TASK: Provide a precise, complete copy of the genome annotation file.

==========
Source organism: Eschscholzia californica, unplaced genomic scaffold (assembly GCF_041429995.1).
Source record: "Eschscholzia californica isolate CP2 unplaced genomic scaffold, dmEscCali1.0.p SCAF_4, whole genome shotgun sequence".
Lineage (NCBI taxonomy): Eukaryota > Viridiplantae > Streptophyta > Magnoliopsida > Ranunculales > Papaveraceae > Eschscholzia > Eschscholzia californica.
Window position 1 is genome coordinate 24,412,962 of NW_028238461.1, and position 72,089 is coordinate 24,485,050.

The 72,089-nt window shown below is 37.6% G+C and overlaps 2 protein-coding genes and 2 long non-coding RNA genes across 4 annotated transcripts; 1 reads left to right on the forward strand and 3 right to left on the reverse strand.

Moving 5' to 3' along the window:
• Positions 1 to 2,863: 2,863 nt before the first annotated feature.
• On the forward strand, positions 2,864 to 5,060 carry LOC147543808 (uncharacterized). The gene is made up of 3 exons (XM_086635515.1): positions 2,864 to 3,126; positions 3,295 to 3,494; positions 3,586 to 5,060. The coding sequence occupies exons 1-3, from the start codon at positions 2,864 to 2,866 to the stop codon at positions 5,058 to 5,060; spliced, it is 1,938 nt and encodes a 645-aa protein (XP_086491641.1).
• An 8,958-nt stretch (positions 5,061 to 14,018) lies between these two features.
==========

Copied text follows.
Source organism: Eschscholzia californica, unplaced genomic scaffold (assembly GCF_041429995.1).
Source record: "Eschscholzia californica isolate CP2 unplaced genomic scaffold, dmEscCali1.0.p SCAF_4, whole genome shotgun sequence".
Lineage (NCBI taxonomy): Eukaryota > Viridiplantae > Streptophyta > Magnoliopsida > Ranunculales > Papaveraceae > Eschscholzia > Eschscholzia californica.
Window position 1 is genome coordinate 24,412,962 of NW_028238461.1, and position 72,089 is coordinate 24,485,050.

The 72,089-nt window shown below is 37.6% G+C and overlaps 2 protein-coding genes and 2 long non-coding RNA genes across 4 annotated transcripts; 1 reads left to right on the forward strand and 3 right to left on the reverse strand.

Moving 5' to 3' along the window:
• Positions 1 to 2,863: 2,863 nt before the first annotated feature.
• On the forward strand, positions 2,864 to 5,060 carry LOC147543808 (uncharacterized). The gene is made up of 3 exons (XM_086635515.1): positions 2,864 to 3,126; positions 3,295 to 3,494; positions 3,586 to 5,060. The coding sequence occupies exons 1-3, from the start codon at positions 2,864 to 2,866 to the stop codon at positions 5,058 to 5,060; spliced, it is 1,938 nt and encodes a 645-aa protein (XP_086491641.1).
• An 8,958-nt stretch (positions 5,061 to 14,018) lies between these two features.